New evidence suggests McDermitt Caldera may be among the largest known lithium reserves in the world

According to information presented by three volcanologists and geologists from Lithium Americas Corporation, GNS Science, and Oregon State University, the McDermitt Caldera, located on the border between Nevada and Oregon, may contain some of the world's biggest known lithium reserves. Thomas Benson, Matthew Coble, and John Dilles analyzed sections of the caldera in their study, which was published in the journal Science Advances. From there, they devised a theory to explain how so many lithium deposits evolved in the region.

Lithium has gained significant value over the last few decades mainly because of its extensive application in various battery types. Scientists at mining firms like Lithium Americas Corporation have been searching for sources because of its continuous growth in value.

The dimensions of the McDermitt Caldera are around 45 km long and 35 km broad. Previous studies have shown that it originated as a component of the Yellowstone hotspot, which caused a series of calderas to emerge. It was first created about 19 million years ago.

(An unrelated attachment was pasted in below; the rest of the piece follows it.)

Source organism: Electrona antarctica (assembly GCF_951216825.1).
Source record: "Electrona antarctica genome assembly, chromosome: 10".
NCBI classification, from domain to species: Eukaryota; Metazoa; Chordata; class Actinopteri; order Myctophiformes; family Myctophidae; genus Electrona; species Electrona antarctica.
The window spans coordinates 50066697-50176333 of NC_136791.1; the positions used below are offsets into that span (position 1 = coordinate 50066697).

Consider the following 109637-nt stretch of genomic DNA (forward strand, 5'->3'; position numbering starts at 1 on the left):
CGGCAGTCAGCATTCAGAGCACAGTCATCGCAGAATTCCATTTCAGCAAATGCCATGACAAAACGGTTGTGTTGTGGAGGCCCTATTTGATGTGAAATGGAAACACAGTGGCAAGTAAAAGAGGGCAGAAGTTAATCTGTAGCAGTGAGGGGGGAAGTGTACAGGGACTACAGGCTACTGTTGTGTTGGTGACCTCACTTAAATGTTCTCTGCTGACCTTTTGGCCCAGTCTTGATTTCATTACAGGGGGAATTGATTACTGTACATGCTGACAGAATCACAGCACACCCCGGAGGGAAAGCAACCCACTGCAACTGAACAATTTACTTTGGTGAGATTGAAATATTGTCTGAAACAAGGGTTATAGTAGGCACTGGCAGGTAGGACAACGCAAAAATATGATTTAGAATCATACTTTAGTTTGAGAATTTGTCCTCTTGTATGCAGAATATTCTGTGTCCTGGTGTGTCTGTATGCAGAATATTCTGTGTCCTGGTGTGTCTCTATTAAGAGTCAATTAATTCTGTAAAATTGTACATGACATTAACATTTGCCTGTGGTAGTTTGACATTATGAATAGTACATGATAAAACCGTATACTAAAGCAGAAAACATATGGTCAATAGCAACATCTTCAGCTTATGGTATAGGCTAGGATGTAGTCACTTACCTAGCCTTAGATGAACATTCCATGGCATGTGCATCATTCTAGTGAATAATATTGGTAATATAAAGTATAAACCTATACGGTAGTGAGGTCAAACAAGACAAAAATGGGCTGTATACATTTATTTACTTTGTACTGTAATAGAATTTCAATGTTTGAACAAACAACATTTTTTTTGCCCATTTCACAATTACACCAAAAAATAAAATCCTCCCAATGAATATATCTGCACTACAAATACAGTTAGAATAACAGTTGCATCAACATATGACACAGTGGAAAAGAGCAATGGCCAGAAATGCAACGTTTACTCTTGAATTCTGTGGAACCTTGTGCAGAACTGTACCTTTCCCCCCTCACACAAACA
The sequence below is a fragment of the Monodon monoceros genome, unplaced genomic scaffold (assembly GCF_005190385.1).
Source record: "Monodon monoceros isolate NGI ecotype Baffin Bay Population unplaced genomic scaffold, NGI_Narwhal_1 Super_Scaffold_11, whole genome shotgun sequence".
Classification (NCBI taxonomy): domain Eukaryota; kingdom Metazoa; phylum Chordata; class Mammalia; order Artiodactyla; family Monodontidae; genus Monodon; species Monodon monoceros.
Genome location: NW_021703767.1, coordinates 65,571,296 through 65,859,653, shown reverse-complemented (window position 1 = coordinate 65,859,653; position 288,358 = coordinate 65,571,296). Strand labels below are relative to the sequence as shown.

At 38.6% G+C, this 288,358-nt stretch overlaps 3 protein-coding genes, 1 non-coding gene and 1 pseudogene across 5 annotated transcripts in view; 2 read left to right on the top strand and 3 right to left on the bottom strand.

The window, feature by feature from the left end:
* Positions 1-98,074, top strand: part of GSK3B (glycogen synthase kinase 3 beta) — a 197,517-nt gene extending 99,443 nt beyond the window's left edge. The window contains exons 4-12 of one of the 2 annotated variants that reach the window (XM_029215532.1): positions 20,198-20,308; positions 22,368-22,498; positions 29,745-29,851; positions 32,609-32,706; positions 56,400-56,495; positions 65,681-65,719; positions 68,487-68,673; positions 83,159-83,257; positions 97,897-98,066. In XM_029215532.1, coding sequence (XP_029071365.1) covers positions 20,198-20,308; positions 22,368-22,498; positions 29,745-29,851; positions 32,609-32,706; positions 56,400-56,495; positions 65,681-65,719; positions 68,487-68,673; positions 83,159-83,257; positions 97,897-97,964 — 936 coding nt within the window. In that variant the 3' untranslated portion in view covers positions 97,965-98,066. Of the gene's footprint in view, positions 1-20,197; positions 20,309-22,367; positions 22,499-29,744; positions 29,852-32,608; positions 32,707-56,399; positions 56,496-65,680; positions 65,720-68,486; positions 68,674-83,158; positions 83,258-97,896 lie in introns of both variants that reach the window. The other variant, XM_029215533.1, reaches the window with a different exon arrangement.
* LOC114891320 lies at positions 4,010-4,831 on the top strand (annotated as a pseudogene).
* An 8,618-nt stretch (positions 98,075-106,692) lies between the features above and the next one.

Another group of researchers discovered data in 2017 suggesting that Thacker Pass, a section of the caldera, may have some of the greatest lithium deposits ever discovered. After acquiring a stake in the location, Lithium Americas started conducting mining operations tests. Locals and Native American organizations soon began to oppose them, but they finally prevailed and were allowed to mine at the location.

In an effort to determine the ideal location for the start of significant mining activities, the research team has been gathering and examining samples ever since. However, in order to locate it, they—along with a large number of other specialists in the field—think that they need to figure out how the lithium got there in the first place. The researchers provide a theory in their article, which Lithium Americas intends to use when it starts its mining operations.

According to their idea, the Montana Mountains were formed as a result of a hydrothermal enrichment that took place after a volcano erupted and caused magma to force its way to the caldera's core. Due to the cracks, fissures, and fractures that resulted from it, lithium was able to flow upward toward the surface. A large portion of the smectite was also converted by this process into illite, which are various types of clay minerals that end up around the basin's southern rim. That, they think, explains the high concentration of lithium in that area.